McCusker grew up in Adelaide and trained in Sydney before moving to Tasmania eight years ago. “Where else could you raise two kids, have fruits and chickens in the garden, a house and live well as a furniture-maker?” she says. Together with her husband, she runs a workshop shared with graphic designers, an architect and furniture-makers. McCusker sells her pieces, many of which are made from Tasmanian oak, to locals and clients such as the hotel MONA Pavilions in Hobart.
School of Architecture and Design
The School of Architecture and Design, part of the University of Tasmania, educates the next generation of the island’s craftsmen and designers. It was threatened by closure but saved by the community’s insistence on keeping it open and re-launched with just 11 students under the stewardship of designer Simon Ancher in 2006. Today it takes in up to 40 full-time students every year, flooding the island with young talent who want to stick around. “We have quite a capable industry here –everything from upholstery to glass-blowing. We’ve been tapping into that over the past years and developed some really strong partnerships with the industry. Ultimately, it’s about exporting that, spreading the word that we have skilled talent here,” says Ancher.
Richardson used to make surfboards but switched to pottery at the end of the 1970s, building his steel and glass house almost right on the banks of the Pipe Clay Lagoon in Sandford. His work is all about material – naturally he picks up the clay for his ceramics from the lagoon. “I think we’re heading towards a post-global world where we’re going to value the people, ideas and materials of a place again, rather than trying to make them all the same,” Richardson says. Among his devotees are local cooking school The Agrarian Kitchen and restaurant Garagistes in Hobart, which both use his pieces.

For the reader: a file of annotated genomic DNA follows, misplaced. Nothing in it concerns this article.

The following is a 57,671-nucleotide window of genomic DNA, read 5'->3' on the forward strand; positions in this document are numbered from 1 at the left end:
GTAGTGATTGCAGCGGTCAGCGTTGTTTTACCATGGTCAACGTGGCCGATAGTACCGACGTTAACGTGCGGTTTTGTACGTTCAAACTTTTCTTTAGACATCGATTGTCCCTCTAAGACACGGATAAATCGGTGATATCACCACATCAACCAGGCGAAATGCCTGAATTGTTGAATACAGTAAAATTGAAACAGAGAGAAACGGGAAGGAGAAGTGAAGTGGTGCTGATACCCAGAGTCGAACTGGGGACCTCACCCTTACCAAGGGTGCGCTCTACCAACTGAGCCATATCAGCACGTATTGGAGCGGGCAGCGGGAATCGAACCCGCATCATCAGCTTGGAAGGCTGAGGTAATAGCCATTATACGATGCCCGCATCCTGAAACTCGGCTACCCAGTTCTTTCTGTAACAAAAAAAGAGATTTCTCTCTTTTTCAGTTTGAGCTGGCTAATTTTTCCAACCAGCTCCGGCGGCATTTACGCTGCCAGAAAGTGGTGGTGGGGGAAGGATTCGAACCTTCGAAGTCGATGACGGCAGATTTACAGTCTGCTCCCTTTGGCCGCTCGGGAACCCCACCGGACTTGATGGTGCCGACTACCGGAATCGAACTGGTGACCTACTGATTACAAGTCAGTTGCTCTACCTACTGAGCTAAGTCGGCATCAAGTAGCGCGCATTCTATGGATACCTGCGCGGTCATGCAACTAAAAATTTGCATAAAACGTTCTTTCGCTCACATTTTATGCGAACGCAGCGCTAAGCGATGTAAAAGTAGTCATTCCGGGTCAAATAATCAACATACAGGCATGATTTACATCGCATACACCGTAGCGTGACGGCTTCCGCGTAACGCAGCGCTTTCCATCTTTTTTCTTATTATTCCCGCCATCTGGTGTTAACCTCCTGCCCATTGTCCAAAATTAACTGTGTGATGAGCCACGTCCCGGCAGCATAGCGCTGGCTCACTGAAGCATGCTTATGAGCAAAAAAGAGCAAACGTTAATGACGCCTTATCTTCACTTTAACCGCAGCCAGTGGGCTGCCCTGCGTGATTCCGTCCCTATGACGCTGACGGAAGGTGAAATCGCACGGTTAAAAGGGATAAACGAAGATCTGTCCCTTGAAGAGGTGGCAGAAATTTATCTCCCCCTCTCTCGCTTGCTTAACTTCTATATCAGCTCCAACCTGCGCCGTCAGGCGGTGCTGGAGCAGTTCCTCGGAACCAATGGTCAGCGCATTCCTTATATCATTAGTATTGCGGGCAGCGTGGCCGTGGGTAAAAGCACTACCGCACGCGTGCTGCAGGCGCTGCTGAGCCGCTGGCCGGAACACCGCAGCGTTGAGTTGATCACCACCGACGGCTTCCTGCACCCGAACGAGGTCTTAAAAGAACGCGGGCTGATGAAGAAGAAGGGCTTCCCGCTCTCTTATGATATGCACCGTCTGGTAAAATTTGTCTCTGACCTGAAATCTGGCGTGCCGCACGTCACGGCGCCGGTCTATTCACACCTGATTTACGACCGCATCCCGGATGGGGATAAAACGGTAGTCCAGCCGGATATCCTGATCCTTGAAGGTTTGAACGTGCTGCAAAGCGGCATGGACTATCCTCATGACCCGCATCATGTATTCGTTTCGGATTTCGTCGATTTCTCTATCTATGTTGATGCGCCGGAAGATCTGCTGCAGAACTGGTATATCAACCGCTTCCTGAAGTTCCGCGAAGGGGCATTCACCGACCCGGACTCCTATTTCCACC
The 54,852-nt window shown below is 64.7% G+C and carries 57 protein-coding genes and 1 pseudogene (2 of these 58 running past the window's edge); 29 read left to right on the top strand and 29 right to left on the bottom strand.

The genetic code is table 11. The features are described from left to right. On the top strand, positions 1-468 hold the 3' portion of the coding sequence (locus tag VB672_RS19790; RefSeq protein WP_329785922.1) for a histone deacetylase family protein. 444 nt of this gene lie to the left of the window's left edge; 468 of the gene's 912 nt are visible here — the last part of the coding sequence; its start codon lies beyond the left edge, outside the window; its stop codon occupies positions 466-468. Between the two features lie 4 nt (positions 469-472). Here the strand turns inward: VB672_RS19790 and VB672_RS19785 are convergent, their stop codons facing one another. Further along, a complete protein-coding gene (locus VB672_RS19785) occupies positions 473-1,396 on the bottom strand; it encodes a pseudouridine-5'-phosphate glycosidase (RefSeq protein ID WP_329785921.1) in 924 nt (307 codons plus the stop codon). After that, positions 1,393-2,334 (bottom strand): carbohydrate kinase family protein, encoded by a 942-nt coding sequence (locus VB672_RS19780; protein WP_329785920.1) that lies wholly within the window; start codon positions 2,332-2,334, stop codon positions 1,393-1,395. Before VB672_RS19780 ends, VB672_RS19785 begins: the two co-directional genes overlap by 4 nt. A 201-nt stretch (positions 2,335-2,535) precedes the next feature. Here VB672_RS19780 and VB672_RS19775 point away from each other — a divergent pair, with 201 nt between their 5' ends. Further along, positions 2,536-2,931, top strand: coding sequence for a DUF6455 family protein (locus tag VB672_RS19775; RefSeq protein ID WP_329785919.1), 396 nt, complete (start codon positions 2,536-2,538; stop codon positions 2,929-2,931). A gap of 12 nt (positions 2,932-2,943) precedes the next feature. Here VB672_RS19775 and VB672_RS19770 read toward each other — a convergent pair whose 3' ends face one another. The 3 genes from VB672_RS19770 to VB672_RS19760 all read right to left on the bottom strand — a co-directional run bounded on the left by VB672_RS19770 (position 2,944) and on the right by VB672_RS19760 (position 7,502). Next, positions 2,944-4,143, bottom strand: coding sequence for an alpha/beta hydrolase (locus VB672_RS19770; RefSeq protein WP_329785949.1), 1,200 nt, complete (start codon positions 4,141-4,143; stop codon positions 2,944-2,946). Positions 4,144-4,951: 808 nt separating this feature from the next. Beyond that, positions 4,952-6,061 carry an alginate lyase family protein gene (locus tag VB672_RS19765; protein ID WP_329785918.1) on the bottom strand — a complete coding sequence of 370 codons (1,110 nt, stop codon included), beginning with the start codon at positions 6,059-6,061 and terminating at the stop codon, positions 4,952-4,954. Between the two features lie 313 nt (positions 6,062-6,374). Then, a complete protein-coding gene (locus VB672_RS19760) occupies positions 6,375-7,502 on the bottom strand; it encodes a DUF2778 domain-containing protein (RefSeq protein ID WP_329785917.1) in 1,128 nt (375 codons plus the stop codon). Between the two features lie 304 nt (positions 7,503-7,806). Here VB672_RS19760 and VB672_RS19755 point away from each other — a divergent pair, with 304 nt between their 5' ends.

Design Centre Tasmania
Launched 10 years ago, Design Centre Tasmania is the museum that is quietly showcasing the island’s best makers. Its permanent wood design collection includes pieces by the likes of Kevin Perkins and Patrick Senior. It hosts biannual exhibitions that bring to the fore new designers and supports commercial production of small craft objects through its Tasmanian Design Award. “The driving force is providing real opportunities for people to use hand-skills and to be able to be self-sustained in a small business,” explains the centre’s Rye Dunsmuir. It’s time the Design Centre Tasmania started whispering a little louder about its mission and wondrous wooden treasure trove on display.
Twenty-nine-year-old Nick Randall says he always loved boats – he recently put the finishing touches on a hull, lovingly crafted in local King Billy pine. The boat will serve as a tool for making furniture incorporating the boat-shape. Other pieces in Randall’s portfolio include tables made in fibreglass, eucalyptus and salvaged Huon pine, one of the world’s oldest types of timber that can’t be logged. Based in a workshop provided by the not-for-profit organisation Designed Objects Tasmania (DOT), the oldest design collective in Australia, Randall shares the space with five other designers and makers. “We all have our specialities and backgrounds so if I’ve got a particular question I’m not an expert on, I’ll go next door and ask,” he says.
Named a national treasure and master of Australian craft in 2008, Perkins has been instrumental in developing Tasmania’s designer-maker scene, teaching emerging talent, and in shaping a furniture vernacular. He counts Australia’s National Gallery and the prime minister’s office among his clients. “In Australia we’ve only ever had a few designers who would make it in the industry. The rest of us survive by design and making – we design our own things and put our hands to them,” he says.